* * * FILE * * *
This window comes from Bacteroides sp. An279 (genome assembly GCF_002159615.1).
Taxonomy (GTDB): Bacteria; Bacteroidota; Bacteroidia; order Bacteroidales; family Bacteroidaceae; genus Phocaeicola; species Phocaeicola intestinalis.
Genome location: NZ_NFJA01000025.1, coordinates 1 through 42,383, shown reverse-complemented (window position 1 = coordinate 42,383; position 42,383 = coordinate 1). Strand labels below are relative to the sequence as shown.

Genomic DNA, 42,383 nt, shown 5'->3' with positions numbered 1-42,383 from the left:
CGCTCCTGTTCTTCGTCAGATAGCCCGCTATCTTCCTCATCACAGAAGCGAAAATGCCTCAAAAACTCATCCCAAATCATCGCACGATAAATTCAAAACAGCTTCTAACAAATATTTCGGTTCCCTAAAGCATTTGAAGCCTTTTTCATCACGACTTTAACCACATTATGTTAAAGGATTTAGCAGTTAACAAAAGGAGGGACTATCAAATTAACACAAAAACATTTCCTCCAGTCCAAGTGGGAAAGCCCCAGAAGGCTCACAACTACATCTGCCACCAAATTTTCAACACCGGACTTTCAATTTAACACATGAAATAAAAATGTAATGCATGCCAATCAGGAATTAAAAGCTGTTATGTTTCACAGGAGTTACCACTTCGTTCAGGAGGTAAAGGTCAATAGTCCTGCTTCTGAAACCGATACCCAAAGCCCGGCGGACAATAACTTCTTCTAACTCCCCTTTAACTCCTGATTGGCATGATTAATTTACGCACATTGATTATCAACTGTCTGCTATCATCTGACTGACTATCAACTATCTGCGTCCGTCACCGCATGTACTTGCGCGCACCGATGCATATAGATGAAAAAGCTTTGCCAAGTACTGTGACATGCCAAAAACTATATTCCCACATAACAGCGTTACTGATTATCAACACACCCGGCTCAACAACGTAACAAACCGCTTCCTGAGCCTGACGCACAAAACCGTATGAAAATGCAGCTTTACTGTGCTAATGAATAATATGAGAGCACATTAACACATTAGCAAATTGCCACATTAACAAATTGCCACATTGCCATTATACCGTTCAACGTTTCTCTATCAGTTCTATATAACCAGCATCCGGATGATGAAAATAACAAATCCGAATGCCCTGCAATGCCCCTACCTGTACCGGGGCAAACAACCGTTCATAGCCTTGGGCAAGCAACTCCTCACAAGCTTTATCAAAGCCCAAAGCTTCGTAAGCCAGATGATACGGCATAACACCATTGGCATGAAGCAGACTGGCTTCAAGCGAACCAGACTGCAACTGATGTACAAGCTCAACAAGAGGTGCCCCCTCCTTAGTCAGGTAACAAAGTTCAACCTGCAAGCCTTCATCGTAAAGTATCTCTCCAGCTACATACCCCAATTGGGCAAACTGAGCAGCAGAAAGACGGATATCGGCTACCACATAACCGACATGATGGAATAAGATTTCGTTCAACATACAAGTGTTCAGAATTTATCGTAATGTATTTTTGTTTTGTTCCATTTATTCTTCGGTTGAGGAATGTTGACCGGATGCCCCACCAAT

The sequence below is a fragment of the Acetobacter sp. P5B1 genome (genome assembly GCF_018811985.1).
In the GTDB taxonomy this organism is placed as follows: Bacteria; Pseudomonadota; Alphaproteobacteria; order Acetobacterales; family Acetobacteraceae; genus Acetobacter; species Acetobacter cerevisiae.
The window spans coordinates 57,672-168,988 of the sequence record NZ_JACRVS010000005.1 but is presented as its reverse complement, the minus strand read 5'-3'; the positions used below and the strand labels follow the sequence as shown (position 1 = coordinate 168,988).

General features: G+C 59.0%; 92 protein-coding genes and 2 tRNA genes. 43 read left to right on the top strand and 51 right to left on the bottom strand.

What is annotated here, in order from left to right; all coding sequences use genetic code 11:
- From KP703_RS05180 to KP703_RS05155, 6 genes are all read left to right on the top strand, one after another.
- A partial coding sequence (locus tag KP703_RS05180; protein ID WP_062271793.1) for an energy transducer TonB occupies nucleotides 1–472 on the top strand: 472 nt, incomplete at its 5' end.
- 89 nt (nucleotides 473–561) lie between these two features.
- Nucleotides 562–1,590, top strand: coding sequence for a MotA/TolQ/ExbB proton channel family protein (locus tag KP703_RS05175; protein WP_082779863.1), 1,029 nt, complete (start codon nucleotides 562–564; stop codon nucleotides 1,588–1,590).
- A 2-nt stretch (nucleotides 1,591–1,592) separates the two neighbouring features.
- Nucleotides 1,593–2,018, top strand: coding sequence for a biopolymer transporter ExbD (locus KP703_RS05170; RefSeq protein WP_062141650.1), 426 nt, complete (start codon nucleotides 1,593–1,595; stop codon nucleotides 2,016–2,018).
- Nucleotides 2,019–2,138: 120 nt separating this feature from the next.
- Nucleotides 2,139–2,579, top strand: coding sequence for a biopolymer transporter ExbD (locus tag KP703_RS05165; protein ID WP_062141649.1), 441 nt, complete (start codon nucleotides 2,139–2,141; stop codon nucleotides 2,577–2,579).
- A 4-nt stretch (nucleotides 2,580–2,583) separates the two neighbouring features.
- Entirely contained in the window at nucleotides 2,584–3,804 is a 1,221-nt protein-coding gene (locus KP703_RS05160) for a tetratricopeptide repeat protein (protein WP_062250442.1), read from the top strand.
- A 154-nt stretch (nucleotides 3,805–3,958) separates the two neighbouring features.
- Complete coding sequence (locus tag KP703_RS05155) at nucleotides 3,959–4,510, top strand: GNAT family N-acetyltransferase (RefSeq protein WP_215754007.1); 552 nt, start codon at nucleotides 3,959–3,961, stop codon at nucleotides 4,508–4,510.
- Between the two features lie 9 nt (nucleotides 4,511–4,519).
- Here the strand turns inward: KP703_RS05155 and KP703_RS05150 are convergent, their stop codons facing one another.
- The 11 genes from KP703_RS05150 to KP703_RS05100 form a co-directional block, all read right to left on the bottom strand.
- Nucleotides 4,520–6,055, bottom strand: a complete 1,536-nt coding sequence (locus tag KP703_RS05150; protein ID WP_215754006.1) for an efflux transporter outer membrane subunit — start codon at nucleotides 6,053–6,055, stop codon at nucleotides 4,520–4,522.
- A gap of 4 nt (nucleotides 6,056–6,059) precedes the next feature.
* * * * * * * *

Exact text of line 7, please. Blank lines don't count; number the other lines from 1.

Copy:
In the GTDB taxonomy this organism is placed as follows: Bacteria; Pseudomonadota; Alphaproteobacteria; order Acetobacterales; family Acetobacteraceae; genus Acetobacter; species Acetobacter cerevisiae.